Impaired interleukin-12 production is associated with a defective anti-tumor response in colorectal cancer

    loading  Checking for direct PDF access through Ovid



Despite development of many chemotherapeutic regimens, colorectal cancer continues to have a high mortality. One of the major new potential therapies is interleukin-12, a heterodimeric cytokine produced by antigen presenting cells. In vitro and in vivo studies have demonstrated the role of interleukin-12 in stimulating a cell-mediated anti-tumor response against a number of colon adenocarcinoma tumor models. However, it is unknown whether patients with colorectal cancer have impaired interleukin-12 production. A study was performed to investigate production of interleukin-12 preoperatively and the relationship between these levels and disease stage at surgery.


Preoperative peripheral blood mononuclear cells from colorectal cancer patients and agematched controls were stimulated by Staphylococcus aureus Cowan's Strain 1 (0.0075 percent wt/vol) in vitro for 24 hours. Expression of interleukin-12 was then assessed by enzyme-linked immunosorbent assay. A single pathologist assessed the tumors for stage according to TNM and Dukes classifications.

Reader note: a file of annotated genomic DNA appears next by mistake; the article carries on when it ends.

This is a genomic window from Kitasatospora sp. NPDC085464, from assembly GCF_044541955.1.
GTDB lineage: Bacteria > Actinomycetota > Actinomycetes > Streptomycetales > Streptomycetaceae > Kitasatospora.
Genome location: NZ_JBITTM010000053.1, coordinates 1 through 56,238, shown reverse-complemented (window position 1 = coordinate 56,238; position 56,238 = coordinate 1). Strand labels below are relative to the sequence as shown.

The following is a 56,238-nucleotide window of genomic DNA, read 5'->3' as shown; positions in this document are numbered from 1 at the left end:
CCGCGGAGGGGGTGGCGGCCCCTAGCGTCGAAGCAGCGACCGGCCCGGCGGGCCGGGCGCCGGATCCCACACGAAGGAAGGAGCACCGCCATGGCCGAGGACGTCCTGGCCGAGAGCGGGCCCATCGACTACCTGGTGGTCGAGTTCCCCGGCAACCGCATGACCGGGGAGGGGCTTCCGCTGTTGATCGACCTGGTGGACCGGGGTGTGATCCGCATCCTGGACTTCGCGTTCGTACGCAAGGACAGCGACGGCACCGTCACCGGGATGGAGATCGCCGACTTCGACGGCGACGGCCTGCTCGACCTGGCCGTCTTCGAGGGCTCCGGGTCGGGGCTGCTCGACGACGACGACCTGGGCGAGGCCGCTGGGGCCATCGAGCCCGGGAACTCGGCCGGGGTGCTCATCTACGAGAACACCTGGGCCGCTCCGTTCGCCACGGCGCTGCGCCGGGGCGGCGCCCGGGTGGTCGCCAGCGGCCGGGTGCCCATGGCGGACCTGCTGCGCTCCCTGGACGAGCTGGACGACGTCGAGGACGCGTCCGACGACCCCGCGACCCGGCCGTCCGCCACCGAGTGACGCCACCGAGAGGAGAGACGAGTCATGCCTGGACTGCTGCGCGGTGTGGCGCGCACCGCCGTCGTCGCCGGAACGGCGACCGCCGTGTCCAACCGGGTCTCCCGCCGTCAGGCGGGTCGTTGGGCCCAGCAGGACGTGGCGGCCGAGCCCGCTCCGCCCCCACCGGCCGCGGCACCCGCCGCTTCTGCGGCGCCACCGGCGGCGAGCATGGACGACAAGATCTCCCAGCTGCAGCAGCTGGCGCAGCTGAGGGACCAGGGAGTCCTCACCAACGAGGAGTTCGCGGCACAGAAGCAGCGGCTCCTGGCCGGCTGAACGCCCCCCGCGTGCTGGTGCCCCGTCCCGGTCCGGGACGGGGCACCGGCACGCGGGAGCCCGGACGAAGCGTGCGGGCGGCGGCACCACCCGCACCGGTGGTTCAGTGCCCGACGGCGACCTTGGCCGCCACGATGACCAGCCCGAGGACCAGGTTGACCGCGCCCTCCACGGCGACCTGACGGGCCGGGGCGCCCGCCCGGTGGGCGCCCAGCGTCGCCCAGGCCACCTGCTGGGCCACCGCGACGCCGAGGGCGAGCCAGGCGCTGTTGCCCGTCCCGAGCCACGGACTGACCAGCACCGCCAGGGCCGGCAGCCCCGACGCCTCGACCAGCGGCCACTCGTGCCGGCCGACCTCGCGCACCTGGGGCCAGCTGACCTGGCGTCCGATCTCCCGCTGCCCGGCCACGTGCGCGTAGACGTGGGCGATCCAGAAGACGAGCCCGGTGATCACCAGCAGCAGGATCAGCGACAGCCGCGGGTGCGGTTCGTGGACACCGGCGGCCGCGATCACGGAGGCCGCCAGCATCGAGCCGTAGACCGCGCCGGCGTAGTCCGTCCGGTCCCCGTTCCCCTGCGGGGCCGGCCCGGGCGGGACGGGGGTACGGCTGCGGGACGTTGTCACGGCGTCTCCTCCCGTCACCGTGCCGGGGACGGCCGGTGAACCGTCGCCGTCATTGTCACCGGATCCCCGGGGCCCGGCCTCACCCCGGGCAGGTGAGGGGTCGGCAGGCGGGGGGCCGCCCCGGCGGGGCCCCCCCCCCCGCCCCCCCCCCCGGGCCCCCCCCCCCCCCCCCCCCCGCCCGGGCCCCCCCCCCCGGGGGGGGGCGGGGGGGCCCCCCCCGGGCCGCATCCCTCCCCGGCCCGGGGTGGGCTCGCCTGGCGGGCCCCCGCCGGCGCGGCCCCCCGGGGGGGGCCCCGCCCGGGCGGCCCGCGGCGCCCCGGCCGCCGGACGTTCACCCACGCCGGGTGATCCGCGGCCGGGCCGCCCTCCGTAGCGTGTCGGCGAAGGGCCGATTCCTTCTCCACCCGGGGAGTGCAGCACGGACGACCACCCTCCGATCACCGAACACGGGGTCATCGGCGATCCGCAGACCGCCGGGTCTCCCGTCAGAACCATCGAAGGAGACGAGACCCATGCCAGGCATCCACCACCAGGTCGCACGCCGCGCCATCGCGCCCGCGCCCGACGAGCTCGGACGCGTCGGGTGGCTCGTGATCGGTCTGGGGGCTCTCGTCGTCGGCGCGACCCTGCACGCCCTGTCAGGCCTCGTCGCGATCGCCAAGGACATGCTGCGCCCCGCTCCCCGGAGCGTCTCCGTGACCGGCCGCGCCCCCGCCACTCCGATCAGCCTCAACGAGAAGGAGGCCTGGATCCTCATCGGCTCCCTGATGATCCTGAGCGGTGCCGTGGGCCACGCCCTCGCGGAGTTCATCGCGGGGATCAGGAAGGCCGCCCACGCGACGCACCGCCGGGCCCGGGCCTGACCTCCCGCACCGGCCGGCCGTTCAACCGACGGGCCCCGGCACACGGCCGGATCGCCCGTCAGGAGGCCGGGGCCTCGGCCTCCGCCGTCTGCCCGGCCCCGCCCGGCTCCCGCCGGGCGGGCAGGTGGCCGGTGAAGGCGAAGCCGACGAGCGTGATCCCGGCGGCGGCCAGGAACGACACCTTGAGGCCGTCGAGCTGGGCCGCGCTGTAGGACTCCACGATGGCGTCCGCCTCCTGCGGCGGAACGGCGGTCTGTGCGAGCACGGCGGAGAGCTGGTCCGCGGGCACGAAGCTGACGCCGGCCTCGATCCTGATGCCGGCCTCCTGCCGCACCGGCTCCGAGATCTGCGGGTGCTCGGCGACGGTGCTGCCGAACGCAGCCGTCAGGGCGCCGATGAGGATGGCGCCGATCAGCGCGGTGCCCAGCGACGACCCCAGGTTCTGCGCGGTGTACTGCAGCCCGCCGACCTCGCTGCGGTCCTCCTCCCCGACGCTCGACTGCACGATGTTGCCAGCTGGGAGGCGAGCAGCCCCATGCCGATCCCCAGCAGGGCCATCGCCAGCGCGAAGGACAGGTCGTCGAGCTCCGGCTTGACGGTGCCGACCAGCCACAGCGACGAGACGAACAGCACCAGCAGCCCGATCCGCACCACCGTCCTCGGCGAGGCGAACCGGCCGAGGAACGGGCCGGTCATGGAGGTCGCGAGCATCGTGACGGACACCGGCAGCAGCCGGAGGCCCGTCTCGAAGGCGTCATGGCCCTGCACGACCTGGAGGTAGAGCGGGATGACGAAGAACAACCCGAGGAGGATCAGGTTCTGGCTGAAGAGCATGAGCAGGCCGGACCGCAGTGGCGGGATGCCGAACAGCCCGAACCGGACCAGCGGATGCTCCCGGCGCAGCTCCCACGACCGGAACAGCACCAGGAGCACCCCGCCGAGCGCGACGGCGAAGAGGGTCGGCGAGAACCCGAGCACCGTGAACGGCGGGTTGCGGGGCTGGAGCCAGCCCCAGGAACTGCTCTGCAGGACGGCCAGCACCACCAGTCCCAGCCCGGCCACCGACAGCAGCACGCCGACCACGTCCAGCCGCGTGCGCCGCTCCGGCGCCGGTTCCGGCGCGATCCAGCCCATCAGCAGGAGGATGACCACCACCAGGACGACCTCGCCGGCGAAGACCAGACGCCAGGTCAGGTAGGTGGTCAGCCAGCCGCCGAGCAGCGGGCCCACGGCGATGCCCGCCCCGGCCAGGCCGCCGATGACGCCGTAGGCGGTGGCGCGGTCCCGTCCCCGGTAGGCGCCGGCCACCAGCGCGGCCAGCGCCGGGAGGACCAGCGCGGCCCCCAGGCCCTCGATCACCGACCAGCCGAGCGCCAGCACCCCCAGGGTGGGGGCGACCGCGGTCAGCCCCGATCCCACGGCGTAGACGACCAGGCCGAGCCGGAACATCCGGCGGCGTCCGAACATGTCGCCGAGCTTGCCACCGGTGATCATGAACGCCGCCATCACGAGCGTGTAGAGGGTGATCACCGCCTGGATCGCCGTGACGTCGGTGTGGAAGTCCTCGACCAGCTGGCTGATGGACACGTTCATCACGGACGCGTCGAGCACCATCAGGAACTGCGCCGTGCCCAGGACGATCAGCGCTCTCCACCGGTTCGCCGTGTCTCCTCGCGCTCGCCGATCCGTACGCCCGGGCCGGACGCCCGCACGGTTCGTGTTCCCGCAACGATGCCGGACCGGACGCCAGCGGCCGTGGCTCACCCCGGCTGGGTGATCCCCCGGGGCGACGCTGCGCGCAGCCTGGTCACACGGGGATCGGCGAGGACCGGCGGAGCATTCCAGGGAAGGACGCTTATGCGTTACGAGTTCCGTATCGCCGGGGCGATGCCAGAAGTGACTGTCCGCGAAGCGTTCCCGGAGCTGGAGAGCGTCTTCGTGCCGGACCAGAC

Twenty-eight patients with colorectal cancer and 14 controls were recruited for the study. Interleukin-12 production was significantly impaired in patients with colorectal cancer compared with controls (P=0.014), especially those with advanced disease: Dukes C, P=0.001 and T4, P<0.05.


Interleukin-12 production is impaired in patients with colorectal cancer, especially those with advanced disease, suggesting a defective Th1-mediated anti-tumor response. These patients may well benefit from exogenous interleukin-12 treatment.

Related Topics

    loading  Loading Related Articles